The list of ingredients for a meal offering is found in the Torah in Leviticus 2: “And when one brings a meal offering unto the Lord, his offering shall be of fine flour; and he shall pour oil upon it, and put frankincense upon it.” A little later, a third ingredient is mentioned: “And every meal offering of yours you shall season with salt; neither shall you suffer the salt of the covenant of your God to be lacking from your meal offering; you shall sacrifice salt with all your offerings.” Chapter Three of Tractate Menachot focuses on these side dishes, as it were, to the main course of flour: oil, frankincense, and salt.
The Torah seems to make it clear that all these items are required for a meal offering. Yet the mishna on Menachot 18a says otherwise: The only thing that is absolutely required to make a meal offering a fit sacrifice is the flour. “If one did not pour the oil onto the meal offering, or did not mix the oil into the meal offering … or did not add salt,” the offering is “fit,” the mishna rules. This doesn’t mean that the priest should omit the oil and salt, of course, but it does mean that if they are accidentally forgotten, the offering can still proceed without risking divine punishment. By contrast, an offering that is sacrificed with the intention of eating it at the wrong time is considered piggul, and it renders the person who offers it liable to the extreme punishment of karet, being “cut off” from God.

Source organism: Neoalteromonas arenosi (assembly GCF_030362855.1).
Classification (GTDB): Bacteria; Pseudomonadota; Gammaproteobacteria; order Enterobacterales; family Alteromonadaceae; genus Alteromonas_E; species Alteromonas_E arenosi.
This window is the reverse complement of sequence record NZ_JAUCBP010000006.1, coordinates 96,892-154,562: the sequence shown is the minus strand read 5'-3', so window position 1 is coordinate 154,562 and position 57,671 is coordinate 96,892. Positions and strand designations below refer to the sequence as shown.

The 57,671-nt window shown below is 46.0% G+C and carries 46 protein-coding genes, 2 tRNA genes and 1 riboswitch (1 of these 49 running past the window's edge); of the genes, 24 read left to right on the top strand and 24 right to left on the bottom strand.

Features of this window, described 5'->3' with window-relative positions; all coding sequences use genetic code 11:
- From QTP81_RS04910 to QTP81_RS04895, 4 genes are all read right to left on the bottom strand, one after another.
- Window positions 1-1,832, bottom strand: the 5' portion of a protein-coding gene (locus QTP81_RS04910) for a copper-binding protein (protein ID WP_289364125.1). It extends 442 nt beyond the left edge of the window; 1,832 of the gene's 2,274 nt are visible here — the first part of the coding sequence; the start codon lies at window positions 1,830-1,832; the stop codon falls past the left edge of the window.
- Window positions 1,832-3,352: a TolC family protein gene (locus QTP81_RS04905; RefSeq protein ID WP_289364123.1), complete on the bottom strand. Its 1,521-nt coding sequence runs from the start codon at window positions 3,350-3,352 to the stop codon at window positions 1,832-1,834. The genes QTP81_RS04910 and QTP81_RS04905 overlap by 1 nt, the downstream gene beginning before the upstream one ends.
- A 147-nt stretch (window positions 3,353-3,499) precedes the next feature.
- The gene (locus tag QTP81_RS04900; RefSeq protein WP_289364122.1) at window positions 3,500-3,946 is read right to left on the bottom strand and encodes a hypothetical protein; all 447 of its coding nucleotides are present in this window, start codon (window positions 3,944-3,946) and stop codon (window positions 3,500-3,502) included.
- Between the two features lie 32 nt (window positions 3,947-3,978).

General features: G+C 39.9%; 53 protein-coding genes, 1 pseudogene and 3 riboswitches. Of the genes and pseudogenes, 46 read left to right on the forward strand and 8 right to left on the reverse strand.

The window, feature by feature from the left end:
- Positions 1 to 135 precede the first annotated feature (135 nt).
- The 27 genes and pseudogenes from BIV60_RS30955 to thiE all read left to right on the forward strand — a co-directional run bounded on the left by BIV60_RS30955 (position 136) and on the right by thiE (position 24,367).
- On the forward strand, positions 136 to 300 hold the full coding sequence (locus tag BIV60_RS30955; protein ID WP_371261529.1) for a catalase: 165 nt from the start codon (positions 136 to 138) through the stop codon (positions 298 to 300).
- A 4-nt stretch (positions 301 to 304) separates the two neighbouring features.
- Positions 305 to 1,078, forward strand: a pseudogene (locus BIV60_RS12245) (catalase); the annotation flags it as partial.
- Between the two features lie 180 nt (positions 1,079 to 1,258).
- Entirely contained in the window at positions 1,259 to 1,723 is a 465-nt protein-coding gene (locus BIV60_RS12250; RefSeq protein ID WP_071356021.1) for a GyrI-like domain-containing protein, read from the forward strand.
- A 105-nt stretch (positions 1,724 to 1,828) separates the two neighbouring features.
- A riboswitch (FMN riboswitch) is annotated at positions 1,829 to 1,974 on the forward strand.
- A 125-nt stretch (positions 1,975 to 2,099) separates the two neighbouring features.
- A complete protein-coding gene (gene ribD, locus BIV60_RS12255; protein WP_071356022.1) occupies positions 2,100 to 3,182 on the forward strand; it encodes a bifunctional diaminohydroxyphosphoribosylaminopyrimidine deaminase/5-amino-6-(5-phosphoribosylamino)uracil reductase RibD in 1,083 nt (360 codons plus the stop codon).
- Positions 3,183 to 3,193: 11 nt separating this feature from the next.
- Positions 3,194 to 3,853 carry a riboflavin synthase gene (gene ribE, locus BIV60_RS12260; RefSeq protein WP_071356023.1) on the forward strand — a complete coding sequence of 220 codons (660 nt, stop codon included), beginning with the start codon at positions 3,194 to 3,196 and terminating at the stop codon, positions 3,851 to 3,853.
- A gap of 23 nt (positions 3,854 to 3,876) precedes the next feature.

The Gemara immediately spots the contradiction between the Torah’s stringency with regard to salt and oil and the mishna’s leniency. “What does the mishna mean when it states that if one did not pour the oil on the meal offering it is fit?” (As usual, I am quoting the expanded paraphrase used in the English translation of the Koren Talmud, which makes the text much easier to comprehend. The original Aramaic simply says: “What did not pour?” It’s useful to remember that the verbal texture of the Talmud is terse, often to the point of obscurity.) “Doesn’t the verse write with regard to the pouring of the oil that doing so is indispensable?” So why do the tannaim, the rabbis of the mishna, say otherwise?